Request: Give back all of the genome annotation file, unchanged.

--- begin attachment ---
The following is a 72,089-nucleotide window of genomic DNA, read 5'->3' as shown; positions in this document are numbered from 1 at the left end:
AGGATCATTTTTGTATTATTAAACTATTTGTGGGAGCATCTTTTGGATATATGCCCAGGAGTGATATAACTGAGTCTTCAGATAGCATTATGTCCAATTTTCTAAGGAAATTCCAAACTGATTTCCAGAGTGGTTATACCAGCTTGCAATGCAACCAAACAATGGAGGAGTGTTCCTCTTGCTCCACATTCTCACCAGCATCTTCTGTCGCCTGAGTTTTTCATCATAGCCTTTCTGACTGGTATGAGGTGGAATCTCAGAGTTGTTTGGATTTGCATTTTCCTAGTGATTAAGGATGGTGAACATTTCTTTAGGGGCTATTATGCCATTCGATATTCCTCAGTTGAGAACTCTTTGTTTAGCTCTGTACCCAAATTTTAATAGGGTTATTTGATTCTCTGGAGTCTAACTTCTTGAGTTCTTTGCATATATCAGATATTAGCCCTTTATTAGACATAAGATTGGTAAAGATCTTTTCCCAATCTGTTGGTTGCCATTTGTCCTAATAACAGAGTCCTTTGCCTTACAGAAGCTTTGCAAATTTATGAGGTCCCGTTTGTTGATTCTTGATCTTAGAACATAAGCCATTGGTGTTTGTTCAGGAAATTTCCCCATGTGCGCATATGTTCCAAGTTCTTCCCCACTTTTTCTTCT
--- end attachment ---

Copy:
The following is a 72,089-nucleotide window of genomic DNA, read 5'->3' as shown; positions in this document are numbered from 1 at the left end:
AGGATCATTTTTGTATTATTAAACTATTTGTGGGAGCATCTTTTGGATATATGCCCAGGAGTGATATAACTGAGTCTTCAGATAGCATTATGTCCAATTTTCTAAGGAAATTCCAAACTGATTTCCAGAGTGGTTATACCAGCTTGCAATGCAACCAAACAATGGAGGAGTGTTCCTCTTGCTCCACATTCTCACCAGCATCTTCTGTCGCCTGAGTTTTTCATCATAGCCTTTCTGACTGGTATGAGGTGGAATCTCAGAGTTGTTTGGATTTGCATTTTCCTAGTGATTAAGGATGGTGAACATTTCTTTAGGGGCTATTATGCCATTCGATATTCCTCAGTTGAGAACTCTTTGTTTAGCTCTGTACCCAAATTTTAATAGGGTTATTTGATTCTCTGGAGTCTAACTTCTTGAGTTCTTTGCATATATCAGATATTAGCCCTTTATTAGACATAAGATTGGTAAAGATCTTTTCCCAATCTGTTGGTTGCCATTTGTCCTAATAACAGAGTCCTTTGCCTTACAGAAGCTTTGCAAATTTATGAGGTCCCGTTTGTTGATTCTTGATCTTAGAACATAAGCCATTGGTGTTTGTTCAGGAAATTTCCCCATGTGCGCATATGTTCCAAGTTCTTCCCCACTTTTTCTTCT